As many of you will be aware, we’re moving to our brand new greenhouses very soon. March 2nd to be precise! We’re all very excited and, through all our excitement, are somehow managing to organise things in preparation.
I say ‘we’… what I really mean is the greenhouse team. My Lab team, myself included, have done very little in preparation so far – mostly because our equipment is already in boxes!
Anyway, the greenhouse teem have been starting to sort plants into the new, 5 climatic zone system that will be used in the new greenhouses. This is no simple task. At present we have 4ish ‘climatic zones’. These are based on the realisation that ‘further from the boiler is colder’. The new greenhouses will not only have a more advanced temperature control system, but they will also be divided geographically, rather than climatically.
This means that the greenhouses will by much easier to learn from, as plants from the same area, for example Guatemala, will be all together in the section ‘Warm Americas’.
Orchid seed is the key to everything we do at the Writhlington Orchid Project. It is from orchid seed that we get the plants that we sell to make money for our trips. It is also these seeds that will grow up to make up our collection that is taken to shows. I mentioned seed earlier this month, so will not dwell on all of the ins and outs of orchid seed.
I will mention that there are lots of seeds in one seed pod. Hundreds of them! Thousands and, in many cases, millions! All of this seed needs sorting before it can be sown.
All of our seed is stored in the fridge in small, labeled jars, but before it can be refrigerated it must be dried. Now we have a hi-tech seed drying chamber to do this in a matter of days, but in the past the seed had to be left in paper envelopes, in a large box on a top shelf. We found one such box today and have been going through the seed, packet by packet, testing for viability.
Viability testing is one of the most useful things we do in the labs. Sure, sowing the seed is important, as is splitting the seeds up, but if the seed is not viable, i.e. not going to germinate anyway, there is no point in it even being sown. For this reason, before it is refrigerated, all seed must be viability tested.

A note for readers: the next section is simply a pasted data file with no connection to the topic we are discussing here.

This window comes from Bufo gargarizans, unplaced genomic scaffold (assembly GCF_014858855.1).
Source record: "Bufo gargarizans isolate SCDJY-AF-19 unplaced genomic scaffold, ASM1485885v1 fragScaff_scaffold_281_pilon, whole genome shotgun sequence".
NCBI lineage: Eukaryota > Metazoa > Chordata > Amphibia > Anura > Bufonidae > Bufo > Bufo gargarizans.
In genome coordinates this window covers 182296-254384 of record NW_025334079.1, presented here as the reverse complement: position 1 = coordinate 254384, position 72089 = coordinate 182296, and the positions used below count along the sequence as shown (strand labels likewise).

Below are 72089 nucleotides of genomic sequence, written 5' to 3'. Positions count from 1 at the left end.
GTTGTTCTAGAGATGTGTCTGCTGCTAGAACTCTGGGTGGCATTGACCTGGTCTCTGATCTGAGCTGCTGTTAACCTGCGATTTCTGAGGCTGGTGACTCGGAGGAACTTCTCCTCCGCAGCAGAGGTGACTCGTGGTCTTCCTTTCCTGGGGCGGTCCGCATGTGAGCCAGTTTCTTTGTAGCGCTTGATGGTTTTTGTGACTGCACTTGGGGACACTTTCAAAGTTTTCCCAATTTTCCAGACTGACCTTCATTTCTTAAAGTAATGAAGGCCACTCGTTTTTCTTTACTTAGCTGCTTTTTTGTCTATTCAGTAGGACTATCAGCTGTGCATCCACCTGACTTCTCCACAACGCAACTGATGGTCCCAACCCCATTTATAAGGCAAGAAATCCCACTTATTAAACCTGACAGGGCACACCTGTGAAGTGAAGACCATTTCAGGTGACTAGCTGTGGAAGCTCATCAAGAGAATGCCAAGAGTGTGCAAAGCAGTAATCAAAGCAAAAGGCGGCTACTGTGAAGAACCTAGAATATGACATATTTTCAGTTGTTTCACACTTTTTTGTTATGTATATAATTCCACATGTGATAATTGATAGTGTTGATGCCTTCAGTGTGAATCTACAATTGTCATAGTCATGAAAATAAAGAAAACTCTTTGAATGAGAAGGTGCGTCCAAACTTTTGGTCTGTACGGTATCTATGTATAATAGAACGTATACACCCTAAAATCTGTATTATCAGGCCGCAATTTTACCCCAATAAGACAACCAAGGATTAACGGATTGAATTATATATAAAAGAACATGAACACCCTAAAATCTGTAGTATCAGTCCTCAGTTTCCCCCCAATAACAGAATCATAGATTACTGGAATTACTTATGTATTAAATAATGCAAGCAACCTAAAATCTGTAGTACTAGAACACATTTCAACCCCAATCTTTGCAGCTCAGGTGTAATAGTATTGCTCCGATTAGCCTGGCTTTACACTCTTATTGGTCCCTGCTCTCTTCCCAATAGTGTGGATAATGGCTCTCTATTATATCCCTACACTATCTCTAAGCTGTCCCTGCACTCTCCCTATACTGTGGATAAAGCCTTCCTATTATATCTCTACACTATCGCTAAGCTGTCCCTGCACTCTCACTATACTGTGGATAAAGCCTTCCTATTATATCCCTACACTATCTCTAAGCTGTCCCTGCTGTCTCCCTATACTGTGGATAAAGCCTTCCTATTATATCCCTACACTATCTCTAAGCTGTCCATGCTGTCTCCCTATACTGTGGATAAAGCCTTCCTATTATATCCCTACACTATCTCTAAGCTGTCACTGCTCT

As hi-tech as it sounds, viability testing is a relatively simple task. A small sample of the seed is placed on a microscope slide and examined. Under a microscope, it is clear whether or not an embryo is present in the seed. No embryo = non-viable seed.
Aren’t bananas great! Slightly off topic I know, but a fact worth noting all the same! Who would have thought that one, such humble fruit would poses so many practical uses in the modern day world, and particularly to us orchid growers! For today’s post I have assembled the top three uses for bananas at the orchid project, shown below in decreasing importance.
It is a well known fact that orchid growers need food! Take our bunch (no pun intended) at the orchid project. Together, they eat a very large amount of food – and some of this might be a banana…
2. Growing Media
Bananas have a unique combination of vitamins and minerals that orchids love – especially the young seedlings in the lab. That’s why four large bananas go into each batch of our agar jelly that we prepare for replating in the lab. The media also contains sugar, plant food and rooting hormone. All of this seems to give our seeds the best start possible.
3. Friction reducing devices
We’ve all seen it on a cartoon where one of the characters slips on a banana peel. We’ve all laughed, but have any of us actually tried it? We have! Through extensive testing we have concluded that banana skins are exceptionally good at making any object, regardless of mass, slide across the class room floor with ease!
Tests have shown that four pieces of banana peel, one under each leg of a stool, can easily carry a Year 7 (or 8,9,10 or 11) across the classroom floor! This technique is as effective with a table, in which case multiple students can be carried at once!
Orchid seeds are incredible. One orchid seed pod can have up to 2.6 million seeds in. This is a brilliant survival technique for the orchid, but such an advantage comes at a price. Each orchid seed must be invaded by a mycorrhizal fungas. The orchid seed then uses the fungas to give it the energy for germination.
In our lab – we use agar jelly as a replacement for the fungas, meaning we can have every single seed germinate, where as only 10 may germinate in the wild. More information on our techniques can be found in our media libraries.
While in Cape Town in 2007 we linked with a school in the area, but also with local growers. Lorna in particular has been brilliant at supplying seed of the leopard orchid Anselia africana. When she e-mailed me a couple of weeks ago and first told me that she had 9 mature pods I was very excited! Anselia africana is a very nice plant that is easy to sow and grows well in our lab.
I was also eager to find out just what 9 seed pods worth of seed looked like! We were all very impressed when the envelope was packed full of seed. This is such a brilliant example Darwin’s prediction that, if left to their own devices, and if every seed germinated – orchids would take over the world in three generations!
A big, big Thank-You to Lorna, and also to our other partners across the globe! We couldn’t do it without you!